New indictment on KU researcher who allegedly concealed being recruited for Chinese ‘talent’ program


KANSAS CITY, Kan. (KSNW) – Feng “Franklin” Tao47, of Lawrence, Kan., was charged Wednesday in a superseding indictment with two counts of wire fraud and one count of program fraud.

The indictment alleges Tao concealed from University of Kansas officials work he was doing for China while employed full time as an associate professor at KU’s Center for Environmentally Beneficial Catalysis.

Some of Tao’s research at KU was funded by the U.S. Department of Energy.

The superseding indictment elaborates on an indictment a grand jury returned in August 2019. It describes how China offered competitive salaries, state-of-the-art research facilities, and honorific titles to researchers who joined talent programs and urged them to recruit others.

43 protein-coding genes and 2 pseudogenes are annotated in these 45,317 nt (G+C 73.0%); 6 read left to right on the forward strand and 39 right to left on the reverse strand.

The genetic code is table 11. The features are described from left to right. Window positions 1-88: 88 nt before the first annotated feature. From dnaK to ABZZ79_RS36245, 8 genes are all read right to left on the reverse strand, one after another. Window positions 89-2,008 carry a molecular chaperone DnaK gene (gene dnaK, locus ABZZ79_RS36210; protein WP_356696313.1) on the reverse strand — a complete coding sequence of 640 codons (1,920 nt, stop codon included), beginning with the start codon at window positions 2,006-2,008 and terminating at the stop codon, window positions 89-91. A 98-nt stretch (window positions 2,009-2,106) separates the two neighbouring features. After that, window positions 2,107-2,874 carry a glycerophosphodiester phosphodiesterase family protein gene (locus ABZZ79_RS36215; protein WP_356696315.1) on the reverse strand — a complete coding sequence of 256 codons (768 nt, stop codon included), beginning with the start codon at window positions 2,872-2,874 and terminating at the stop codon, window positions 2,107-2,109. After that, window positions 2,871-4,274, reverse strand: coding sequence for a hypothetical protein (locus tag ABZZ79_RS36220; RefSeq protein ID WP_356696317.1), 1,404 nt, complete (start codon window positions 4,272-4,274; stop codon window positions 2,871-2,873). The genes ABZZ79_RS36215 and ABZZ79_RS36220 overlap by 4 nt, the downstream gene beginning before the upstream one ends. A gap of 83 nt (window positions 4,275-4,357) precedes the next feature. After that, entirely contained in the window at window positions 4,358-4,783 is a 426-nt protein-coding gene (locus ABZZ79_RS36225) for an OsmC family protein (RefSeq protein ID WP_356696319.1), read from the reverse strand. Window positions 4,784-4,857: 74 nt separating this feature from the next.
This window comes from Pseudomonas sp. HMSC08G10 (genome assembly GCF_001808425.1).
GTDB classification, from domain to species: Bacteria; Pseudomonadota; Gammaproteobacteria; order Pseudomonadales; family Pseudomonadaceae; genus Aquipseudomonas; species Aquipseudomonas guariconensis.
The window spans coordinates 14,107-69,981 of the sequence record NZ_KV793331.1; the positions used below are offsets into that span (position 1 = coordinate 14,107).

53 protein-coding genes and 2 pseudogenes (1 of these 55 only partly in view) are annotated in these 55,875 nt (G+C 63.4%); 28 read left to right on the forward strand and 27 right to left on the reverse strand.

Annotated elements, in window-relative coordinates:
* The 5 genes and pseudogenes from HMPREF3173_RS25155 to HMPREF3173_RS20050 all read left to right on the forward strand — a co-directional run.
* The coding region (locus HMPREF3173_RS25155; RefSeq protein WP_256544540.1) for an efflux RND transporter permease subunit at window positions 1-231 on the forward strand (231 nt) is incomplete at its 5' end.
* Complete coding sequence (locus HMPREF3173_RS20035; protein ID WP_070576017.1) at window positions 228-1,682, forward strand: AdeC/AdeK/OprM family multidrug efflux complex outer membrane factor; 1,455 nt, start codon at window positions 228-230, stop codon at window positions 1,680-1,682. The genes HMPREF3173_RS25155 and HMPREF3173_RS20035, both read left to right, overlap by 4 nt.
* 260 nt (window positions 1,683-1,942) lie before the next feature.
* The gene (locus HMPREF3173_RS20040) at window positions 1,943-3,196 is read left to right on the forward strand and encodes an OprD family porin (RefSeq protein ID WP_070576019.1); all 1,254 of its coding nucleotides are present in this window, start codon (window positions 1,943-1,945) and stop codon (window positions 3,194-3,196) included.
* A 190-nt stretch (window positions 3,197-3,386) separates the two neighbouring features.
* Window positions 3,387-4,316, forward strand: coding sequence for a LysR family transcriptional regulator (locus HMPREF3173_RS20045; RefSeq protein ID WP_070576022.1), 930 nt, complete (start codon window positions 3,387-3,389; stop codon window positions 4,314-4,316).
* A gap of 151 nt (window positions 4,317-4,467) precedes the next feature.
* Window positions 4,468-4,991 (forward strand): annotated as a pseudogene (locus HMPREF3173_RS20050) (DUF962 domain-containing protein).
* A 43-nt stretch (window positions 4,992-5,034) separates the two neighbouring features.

If convicted, the defendant could face up to 20 years in federal prison and a fine up to $250,000 on each of the wire fraud counts and up to 10 years and a fine up to $250,000 on the program fraud count.

The maximum potential sentences in this case are prescribed by Congress and are provided here for informational purposes only, as any sentencing of the defendants will be determined by the assigned judge.

The University of Kansas cooperated and assisted in the FBI’s investigation of the case. Assistant U.S. Attorney Tony Mattivi and Nathan Charles, trial attorney for the Counterespionage and Export Control Section (CTS) of the Justice Department’s National Security Division, are prosecuting.


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